Responding to Sexual and Gender-Based Violence in Uganda
Geneva, 31 October 2018 - “Breaking the stigma around sexual and gender-based violence to overcome its under-reporting is one of the main challenges we face in Uganda,” explains humanitarian expert Madan Bam. “Power imbalances, poverty, illiteracy and trauma are among the root causes of the problem.”
The phenomenon of sexual and gender-based violence (SGBV) is widespread among the refugee population in Uganda. Among the contributing factors are the limited human and financial resources of those who work against it, namely, the police, community services, health providers and legal institutions.
Madan Bam is a SGBV expert deployed by the International Catholic Migration Commission (ICMC) through its resettlement deployment scheme. A former English teacher, he has worked with refugees since 2008, when he started providing child protection and community services to Bhutanese refugees in his home country, Nepal.
Today, Bam’s work focuses on responding to and preventing sexual and gender-based violence in situations of displacement. For the past four months, he has been working in Uganda’s capital city, Kampala.
A relatively small country in central eastern Africa, Uganda, which has around 44 million inhabitants, currently hosts around 1.3 million refugees, the largest refugee population on the continent.
Affected by prolonged conflicts and instability, South Sudan, the Democratic Republic of the Congo (DRC) and Burundi are the top three countries of origin of refugees in Uganda. South Sudanese alone account for over 1 million.
Uganda is known for its generous approach to hosting refugees. They enjoy relative freedom of movement, equal access to primary education, healthcare and other basic social services, and the right to work and own businesses.
However, the situation is quite different in the capital Kampala, where over 100,000 refugees of different nationalities live. “Unlike refugees living in settlements, urban refugees do not receive humanitarian assistance and are supposed to support themselves. This brings a lot of challenges and a lot of vulnerabilities, forcing many young women and girls to engage in negative coping mechanisms such as survival sex,” explains Bam.
“Among the refugee population in Uganda, sexual and gender-based violence is widespread but normalized,” Bam says. “Harmful practices like child or early marriage are prevalent and socially accepted among South Sudanese and Congolese. While women and girls are most affected, an increasing number of male survivors have been identified among the Congolese population.”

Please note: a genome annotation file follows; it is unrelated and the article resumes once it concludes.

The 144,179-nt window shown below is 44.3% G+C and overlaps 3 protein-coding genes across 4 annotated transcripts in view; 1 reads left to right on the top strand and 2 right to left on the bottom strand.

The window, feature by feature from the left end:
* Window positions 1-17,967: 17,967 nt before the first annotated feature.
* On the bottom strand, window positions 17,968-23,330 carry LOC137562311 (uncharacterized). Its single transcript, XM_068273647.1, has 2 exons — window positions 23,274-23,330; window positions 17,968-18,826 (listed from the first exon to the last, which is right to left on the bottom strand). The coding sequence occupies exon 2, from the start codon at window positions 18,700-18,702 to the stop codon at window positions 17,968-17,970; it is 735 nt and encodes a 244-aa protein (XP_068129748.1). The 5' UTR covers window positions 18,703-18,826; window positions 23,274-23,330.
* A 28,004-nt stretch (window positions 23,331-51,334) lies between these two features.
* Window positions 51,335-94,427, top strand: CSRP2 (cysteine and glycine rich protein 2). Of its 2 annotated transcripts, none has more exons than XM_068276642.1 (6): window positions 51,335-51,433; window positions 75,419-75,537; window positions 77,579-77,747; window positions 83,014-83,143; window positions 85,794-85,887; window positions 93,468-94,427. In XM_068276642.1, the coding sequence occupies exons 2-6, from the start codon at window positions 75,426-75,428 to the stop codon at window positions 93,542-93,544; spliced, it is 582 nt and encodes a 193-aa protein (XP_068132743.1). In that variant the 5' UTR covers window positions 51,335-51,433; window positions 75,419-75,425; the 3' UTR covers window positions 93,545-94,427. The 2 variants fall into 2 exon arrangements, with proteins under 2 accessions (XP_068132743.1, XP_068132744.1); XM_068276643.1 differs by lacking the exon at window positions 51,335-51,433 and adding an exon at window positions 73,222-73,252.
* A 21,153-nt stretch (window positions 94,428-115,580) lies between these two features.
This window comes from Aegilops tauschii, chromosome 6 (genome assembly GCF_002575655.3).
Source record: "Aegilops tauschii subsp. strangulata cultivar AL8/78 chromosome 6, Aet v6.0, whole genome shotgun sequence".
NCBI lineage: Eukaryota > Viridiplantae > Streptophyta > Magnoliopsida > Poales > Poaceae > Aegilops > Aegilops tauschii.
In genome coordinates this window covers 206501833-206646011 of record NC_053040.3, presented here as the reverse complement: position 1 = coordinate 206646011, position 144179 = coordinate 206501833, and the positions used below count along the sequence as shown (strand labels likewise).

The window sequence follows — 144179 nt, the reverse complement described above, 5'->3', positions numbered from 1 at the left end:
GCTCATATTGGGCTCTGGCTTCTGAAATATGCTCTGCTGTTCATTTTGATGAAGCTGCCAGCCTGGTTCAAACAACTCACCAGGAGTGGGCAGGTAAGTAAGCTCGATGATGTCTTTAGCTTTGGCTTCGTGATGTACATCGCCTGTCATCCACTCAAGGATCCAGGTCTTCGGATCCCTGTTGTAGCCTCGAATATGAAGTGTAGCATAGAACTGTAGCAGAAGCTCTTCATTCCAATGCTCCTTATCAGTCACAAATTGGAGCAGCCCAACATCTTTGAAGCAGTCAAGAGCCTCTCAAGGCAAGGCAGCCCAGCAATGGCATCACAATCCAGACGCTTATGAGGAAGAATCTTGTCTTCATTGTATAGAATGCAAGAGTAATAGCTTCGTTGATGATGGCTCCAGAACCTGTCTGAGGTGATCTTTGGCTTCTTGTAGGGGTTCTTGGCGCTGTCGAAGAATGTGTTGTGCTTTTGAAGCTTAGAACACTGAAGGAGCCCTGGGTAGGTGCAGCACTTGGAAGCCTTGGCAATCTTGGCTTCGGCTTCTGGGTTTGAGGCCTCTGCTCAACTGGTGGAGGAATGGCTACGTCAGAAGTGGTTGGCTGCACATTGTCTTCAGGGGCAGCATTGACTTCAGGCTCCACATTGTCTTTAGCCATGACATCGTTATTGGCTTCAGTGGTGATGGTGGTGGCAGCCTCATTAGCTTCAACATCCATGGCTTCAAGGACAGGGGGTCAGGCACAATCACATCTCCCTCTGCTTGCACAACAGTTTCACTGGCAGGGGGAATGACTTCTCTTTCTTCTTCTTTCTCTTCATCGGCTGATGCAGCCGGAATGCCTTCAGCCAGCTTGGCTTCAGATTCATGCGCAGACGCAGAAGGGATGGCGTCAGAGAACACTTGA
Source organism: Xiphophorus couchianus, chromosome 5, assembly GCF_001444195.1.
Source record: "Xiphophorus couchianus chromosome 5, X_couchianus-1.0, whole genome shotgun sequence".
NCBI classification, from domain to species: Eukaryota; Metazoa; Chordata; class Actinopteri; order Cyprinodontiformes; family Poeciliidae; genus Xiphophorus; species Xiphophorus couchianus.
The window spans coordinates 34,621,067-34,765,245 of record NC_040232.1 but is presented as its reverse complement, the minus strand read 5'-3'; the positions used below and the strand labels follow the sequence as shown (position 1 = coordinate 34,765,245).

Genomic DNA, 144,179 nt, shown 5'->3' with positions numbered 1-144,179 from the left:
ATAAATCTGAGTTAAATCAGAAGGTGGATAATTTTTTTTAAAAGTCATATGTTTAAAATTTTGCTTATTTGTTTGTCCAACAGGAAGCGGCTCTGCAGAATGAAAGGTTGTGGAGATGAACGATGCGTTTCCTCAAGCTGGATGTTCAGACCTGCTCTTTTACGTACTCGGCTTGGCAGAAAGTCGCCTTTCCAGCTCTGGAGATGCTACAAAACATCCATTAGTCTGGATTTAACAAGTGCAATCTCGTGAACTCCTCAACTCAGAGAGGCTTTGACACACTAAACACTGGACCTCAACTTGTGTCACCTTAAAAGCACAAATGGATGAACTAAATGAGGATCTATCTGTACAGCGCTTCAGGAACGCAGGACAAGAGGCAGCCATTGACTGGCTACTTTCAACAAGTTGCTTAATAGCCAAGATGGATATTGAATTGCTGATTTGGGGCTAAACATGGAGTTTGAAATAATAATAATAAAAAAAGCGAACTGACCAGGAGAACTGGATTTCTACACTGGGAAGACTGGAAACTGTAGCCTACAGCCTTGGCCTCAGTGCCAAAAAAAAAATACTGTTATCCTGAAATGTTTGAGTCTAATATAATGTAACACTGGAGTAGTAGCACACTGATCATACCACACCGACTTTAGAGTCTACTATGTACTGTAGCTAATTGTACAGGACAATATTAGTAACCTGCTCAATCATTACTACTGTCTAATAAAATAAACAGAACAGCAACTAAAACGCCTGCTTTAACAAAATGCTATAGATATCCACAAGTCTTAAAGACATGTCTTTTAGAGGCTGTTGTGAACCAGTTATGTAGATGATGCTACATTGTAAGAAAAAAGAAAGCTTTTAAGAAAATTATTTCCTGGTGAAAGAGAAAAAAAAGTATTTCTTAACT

Bam is working to minimize SGBV. He provides capacity-building training to organizations and authorities, ensuring that there is a clear understanding of the phenomenon as well of the mechanisms to address it. Relatively simple solutions, like better lighting along the most frequented roads, can also help reducing the number of incidents.
Other activities, such as ensuring that safe houses are available and that medical care, psychosocial and legal support are easily accessible are other measures being taken to reduce SGBV. Education plays a major role, as do activities specifically targeted to children and youth to make them aware of the problem.
“The work I do is really challenging. I hear many horrible stories of torture, rape, killings and every time I do, I think that I could have been that person too if I was born there. It could have been me,” Bam says. “Yet, I am still positive, because I am able to assist some of the people I meet and I really feel grateful that I am able to contribute to the good cause.”
Madan Bam is one of three SGBV experts recently deployed by ICMC to operations led by the UN Refugee Agency (UNHCR) with the support of the government of Canada to strengthen the international protection response to vulnerable refugee women and girls. The other two experts work in Ethiopia and Costa Rica.
Since 2013, Canada’s sustained support has allowed ICMC to provide additional experts to UNHCR’s operations, enhancing capacity in areas like resettlement, refugee status determination and child protection.